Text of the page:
- Deadlifts, same stipulations as above, same reasons as above.
- Incline dumbbell press and incline flye supersets have really changed the shape and uniformity of my chest.
The combination has allowed me to activate more nerves in my upper chest, helping me focus mentally on it even when doing flat bench exercises.
What is your diet like?
My diet is based strictly on what I’ve learned about my body through experimenting with nutrition and documenting the process. What works for Greg Plitt, Jay cutler or Dorian Yates is completely irrelevant as far as I’m concerned. Every human body is different, the lessons you’ll learn from discovering what works best for YOU will be invaluable. Having rotated through many different diets I’ve come to the conclusion that moderation, as with most things, works best. While a keto type of diet allows me to look extremely dry and hard on account of the lack of carb-caused subcutaneous water retention, I feel my best, train hardest and look fullest at about 200 grams protein, 200 grams complex carbs and 40 grams fat. I track all of my macros and keep calories around 2000 Monday to Friday, with high carb high calorie days on Saturdays and especially Sundays. I weigh 165 lbs. and am 5% bodyfat currently.
- Meal 1: 2 scoops whey and 2 scoops greens powder
- Meal 2: 1 can tuna and 1/2 cup of mixed grains (steel cut oats, ground flax seed, wheat germ)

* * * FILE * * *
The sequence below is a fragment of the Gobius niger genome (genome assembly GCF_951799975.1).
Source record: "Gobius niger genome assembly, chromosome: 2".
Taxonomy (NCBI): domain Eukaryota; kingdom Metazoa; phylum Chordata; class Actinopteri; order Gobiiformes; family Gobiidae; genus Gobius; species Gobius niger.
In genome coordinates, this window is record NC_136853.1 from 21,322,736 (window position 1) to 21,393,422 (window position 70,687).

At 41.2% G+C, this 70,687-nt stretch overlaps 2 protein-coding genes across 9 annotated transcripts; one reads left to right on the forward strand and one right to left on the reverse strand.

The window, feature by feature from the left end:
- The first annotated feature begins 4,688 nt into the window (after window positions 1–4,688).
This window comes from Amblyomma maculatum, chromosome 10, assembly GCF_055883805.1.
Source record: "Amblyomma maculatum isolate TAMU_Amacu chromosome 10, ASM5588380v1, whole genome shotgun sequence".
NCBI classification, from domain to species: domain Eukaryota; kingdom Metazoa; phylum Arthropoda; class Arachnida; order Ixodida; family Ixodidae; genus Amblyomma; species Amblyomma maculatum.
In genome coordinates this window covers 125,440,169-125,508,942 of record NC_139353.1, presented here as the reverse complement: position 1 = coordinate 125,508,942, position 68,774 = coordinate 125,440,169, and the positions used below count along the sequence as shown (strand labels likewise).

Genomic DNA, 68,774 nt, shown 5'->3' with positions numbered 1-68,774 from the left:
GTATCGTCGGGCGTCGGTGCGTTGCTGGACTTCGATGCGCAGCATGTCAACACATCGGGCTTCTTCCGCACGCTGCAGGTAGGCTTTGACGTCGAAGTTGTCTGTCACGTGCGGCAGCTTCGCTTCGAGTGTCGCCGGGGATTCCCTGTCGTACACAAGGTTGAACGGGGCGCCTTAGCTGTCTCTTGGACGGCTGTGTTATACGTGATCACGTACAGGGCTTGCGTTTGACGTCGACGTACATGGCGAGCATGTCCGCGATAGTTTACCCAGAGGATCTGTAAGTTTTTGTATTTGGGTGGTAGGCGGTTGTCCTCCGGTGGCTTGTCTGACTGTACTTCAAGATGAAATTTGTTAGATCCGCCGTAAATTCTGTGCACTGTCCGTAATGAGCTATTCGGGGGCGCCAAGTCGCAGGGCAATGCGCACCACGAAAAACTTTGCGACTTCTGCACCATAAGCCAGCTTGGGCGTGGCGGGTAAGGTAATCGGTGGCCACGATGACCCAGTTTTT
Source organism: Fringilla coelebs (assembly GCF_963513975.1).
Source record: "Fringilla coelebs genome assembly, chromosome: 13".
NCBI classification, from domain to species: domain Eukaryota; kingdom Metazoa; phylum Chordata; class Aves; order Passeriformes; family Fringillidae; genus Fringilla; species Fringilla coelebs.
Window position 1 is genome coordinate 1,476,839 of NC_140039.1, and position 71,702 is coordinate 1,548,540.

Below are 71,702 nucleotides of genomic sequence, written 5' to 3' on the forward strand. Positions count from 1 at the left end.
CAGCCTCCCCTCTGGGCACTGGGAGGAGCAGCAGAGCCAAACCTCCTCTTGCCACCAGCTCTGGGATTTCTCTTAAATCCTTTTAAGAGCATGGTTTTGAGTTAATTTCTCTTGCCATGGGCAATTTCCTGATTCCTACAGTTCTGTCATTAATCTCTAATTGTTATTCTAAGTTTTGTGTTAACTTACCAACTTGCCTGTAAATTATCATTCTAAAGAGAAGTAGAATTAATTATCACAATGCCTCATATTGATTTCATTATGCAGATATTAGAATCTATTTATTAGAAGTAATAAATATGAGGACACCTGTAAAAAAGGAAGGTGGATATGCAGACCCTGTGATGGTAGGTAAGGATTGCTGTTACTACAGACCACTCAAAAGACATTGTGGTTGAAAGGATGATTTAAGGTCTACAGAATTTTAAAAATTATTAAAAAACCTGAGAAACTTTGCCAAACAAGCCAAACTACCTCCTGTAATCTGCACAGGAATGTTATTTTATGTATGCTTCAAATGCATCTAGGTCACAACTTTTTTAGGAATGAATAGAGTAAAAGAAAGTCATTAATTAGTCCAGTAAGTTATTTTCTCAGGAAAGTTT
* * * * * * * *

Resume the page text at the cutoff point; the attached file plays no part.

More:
- Meal 3: 1 can of salmon and 85 grams (dry) of whole wheat pasta with 1 cup tomato sauce and 4 tbsp. of cheese 2 cups of dark green veg
- Meal 4: 1 scoop whey and 1 cup of mixed berries
- Meal 5: 1 scoop of whey 2 cups dark green veg
- Meal 6: 1 tbsp. of peanut butter
Calories 2075, Protein 195, Carbs 202, Fats 45
They say that the pre and post-workout meals are the most vital meals for the day, what do yours consist of?
Indeed, that is what they say. They also say a lot of things… Turning a blind eye to conventional methods, I train daily at 7 am on a completely empty stomach. Occasionally I’ll have a tbsp. of peanut butter or a scoop of whey, but rarely. I find I have more energy, feel lighter and am less sluggish when training on empty. It also allows my body to burn through more glycogen and access bodyfat stores for energy.
The depleted glycogen levels afterwards also means the carbs I eat will be likely packed into muscles to refill them as opposed to stored as bodyfat. My workouts are always followed with 2 scoops of whey 2 scoops of green, then a full meal an hour afterwards.
When trying to cut down do you prefer to use HIIT or just normal cardio?
I perform neither. The goal of cardio pertaining to weight loss is to create a caloric deficit, with a slightly increased metabolic rate as a distant second. I prefer to create this caloric deficit through dietary adjustments which allows me to maintain essentially all of my muscle mass while cutting down. Again, my weight routines are VERY intense and I definitely view them as a form of cardiovascular exercise in and of themselves.
The highest I ever drift as far as bodyfat goes is up to about 7%, cutting for me is never really a thing because I maintain leanness.
What is your supplementation like?
- B complex
- High dose vitamin C and E
- Fish oils and other EFAs
Frank Zane, Kelechi Opara, Ulysses Williams, Arnold Schwarzenegger, Serge Nubret
If you brag, you’ve got nothing to brag about.